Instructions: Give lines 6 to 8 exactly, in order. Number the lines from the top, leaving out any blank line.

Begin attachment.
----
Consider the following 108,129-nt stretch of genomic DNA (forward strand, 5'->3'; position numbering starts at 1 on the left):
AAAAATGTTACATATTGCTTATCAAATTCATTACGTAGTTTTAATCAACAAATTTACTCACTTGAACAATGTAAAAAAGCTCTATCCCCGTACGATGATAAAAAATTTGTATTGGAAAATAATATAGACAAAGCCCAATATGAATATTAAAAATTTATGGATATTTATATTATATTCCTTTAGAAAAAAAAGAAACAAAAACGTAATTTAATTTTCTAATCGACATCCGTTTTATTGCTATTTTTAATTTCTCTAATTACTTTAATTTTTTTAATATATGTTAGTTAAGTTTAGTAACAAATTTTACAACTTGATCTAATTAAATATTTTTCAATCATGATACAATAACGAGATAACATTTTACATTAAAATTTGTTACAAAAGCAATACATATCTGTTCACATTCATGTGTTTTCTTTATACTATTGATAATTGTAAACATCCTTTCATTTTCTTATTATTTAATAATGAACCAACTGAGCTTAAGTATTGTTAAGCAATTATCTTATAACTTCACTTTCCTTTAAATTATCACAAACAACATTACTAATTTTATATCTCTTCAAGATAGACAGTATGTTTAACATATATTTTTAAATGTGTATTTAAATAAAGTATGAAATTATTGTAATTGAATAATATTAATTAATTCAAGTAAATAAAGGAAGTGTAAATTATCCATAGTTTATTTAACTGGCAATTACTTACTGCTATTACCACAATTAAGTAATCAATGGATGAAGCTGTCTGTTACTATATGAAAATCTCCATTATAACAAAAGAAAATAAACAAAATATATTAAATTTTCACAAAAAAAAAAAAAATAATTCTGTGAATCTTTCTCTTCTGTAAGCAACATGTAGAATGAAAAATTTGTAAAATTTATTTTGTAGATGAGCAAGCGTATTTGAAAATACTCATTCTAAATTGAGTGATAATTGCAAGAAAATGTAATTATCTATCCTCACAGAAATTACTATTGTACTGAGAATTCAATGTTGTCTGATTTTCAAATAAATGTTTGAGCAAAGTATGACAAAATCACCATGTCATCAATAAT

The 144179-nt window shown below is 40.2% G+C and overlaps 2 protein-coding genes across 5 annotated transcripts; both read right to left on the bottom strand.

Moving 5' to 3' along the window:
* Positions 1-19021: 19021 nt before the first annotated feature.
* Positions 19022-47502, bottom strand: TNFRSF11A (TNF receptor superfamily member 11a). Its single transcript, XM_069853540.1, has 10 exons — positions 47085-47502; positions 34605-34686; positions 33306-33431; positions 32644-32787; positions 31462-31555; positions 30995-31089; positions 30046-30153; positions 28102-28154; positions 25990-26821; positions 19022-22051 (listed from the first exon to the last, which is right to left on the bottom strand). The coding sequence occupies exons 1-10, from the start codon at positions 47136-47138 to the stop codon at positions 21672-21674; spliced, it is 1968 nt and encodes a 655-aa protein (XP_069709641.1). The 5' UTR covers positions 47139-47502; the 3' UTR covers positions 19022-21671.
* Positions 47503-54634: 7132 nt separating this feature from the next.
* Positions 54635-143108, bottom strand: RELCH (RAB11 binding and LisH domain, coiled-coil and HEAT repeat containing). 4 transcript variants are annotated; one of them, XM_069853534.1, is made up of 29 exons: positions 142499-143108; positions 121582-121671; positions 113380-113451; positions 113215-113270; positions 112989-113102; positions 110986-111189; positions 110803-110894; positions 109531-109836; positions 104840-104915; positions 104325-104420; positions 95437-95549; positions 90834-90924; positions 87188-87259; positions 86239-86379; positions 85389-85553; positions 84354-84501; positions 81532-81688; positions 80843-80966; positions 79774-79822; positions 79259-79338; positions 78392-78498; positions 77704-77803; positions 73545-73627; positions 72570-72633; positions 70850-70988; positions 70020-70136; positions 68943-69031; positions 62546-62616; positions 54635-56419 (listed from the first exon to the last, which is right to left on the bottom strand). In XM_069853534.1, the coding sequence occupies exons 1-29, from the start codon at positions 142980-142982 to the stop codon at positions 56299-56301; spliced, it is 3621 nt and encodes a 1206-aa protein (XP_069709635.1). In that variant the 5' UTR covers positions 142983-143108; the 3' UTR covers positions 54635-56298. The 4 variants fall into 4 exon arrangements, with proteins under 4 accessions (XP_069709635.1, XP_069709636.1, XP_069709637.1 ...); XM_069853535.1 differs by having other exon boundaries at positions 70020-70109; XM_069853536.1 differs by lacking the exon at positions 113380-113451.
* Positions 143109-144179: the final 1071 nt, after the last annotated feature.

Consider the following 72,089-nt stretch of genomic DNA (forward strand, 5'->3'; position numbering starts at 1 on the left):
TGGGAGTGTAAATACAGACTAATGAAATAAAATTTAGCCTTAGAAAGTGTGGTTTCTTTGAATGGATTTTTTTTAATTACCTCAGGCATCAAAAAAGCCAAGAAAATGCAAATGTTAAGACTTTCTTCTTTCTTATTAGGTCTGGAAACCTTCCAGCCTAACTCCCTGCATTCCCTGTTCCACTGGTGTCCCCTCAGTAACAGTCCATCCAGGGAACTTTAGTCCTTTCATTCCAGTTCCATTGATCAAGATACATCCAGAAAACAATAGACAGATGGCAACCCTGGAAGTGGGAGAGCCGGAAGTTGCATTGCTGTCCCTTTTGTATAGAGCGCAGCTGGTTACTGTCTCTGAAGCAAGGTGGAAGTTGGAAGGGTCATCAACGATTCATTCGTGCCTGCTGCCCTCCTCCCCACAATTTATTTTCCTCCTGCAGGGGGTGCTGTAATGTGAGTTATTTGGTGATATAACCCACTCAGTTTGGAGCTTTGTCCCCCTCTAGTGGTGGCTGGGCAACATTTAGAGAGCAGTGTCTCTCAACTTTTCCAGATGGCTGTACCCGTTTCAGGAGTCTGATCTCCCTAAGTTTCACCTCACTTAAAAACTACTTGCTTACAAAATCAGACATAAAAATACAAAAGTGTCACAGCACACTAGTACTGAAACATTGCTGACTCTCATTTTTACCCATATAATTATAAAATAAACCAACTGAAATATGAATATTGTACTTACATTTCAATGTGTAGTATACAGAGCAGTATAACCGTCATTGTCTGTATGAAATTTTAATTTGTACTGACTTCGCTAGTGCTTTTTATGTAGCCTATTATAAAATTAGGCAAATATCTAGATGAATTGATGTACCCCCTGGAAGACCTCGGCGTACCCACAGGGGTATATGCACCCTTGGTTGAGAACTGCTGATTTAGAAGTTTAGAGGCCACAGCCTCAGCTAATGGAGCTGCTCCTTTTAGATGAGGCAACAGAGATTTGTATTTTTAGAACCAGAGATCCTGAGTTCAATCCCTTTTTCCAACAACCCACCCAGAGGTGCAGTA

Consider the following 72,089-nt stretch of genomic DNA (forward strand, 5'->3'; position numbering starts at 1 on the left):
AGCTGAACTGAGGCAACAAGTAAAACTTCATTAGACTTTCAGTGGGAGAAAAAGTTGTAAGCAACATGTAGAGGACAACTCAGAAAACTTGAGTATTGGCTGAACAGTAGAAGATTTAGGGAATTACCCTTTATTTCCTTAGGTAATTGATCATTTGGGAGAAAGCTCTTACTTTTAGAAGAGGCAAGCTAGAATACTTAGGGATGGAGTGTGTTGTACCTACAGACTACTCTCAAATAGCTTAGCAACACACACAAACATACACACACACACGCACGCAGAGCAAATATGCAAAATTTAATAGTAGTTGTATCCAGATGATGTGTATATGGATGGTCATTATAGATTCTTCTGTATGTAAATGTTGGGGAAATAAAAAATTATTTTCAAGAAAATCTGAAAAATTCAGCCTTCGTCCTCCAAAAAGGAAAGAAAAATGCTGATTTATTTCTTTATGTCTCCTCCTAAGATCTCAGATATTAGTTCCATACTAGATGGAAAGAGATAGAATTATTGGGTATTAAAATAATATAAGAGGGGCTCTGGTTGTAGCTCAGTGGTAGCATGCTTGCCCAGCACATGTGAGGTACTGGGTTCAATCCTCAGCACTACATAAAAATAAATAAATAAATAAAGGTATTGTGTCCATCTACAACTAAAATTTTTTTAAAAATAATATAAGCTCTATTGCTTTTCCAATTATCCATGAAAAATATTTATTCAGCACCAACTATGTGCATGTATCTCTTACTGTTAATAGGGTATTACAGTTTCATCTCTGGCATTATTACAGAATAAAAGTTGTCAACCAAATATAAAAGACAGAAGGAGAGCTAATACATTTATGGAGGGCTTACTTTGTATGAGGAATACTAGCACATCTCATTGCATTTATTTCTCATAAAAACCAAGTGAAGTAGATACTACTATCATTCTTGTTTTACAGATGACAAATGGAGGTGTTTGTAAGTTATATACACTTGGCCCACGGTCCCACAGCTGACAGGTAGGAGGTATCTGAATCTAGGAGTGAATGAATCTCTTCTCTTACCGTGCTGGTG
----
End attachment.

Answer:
* Positions 19022-47502, bottom strand: TNFRSF11A (TNF receptor superfamily member 11a). Its single transcript, XM_069853540.1, has 10 exons — positions 47085-47502; positions 34605-34686; positions 33306-33431; positions 32644-32787; positions 31462-31555; positions 30995-31089; positions 30046-30153; positions 28102-28154; positions 25990-26821; positions 19022-22051 (listed from the first exon to the last, which is right to left on the bottom strand). The coding sequence occupies exons 1-10, from the start codon at positions 47136-47138 to the stop codon at positions 21672-21674; spliced, it is 1968 nt and encodes a 655-aa protein (XP_069709641.1). The 5' UTR covers positions 47139-47502; the 3' UTR covers positions 19022-21671.
* Positions 47503-54634: 7132 nt separating this feature from the next.
* Positions 54635-143108, bottom strand: RELCH (RAB11 binding and LisH domain, coiled-coil and HEAT repeat containing). 4 transcript variants are annotated; one of them, XM_069853534.1, is made up of 29 exons: positions 142499-143108; positions 121582-121671; positions 113380-113451; positions 113215-113270; positions 112989-113102; positions 110986-111189; positions 110803-110894; positions 109531-109836; positions 104840-104915; positions 104325-104420; positions 95437-95549; positions 90834-90924; positions 87188-87259; positions 86239-86379; positions 85389-85553; positions 84354-84501; positions 81532-81688; positions 80843-80966; positions 79774-79822; positions 79259-79338; positions 78392-78498; positions 77704-77803; positions 73545-73627; positions 72570-72633; positions 70850-70988; positions 70020-70136; positions 68943-69031; positions 62546-62616; positions 54635-56419 (listed from the first exon to the last, which is right to left on the bottom strand). In XM_069853534.1, the coding sequence occupies exons 1-29, from the start codon at positions 142980-142982 to the stop codon at positions 56299-56301; spliced, it is 3621 nt and encodes a 1206-aa protein (XP_069709635.1). In that variant the 5' UTR covers positions 142983-143108; the 3' UTR covers positions 54635-56298. The 4 variants fall into 4 exon arrangements, with proteins under 4 accessions (XP_069709635.1, XP_069709636.1, XP_069709637.1 ...); XM_069853535.1 differs by having other exon boundaries at positions 70020-70109; XM_069853536.1 differs by lacking the exon at positions 113380-113451.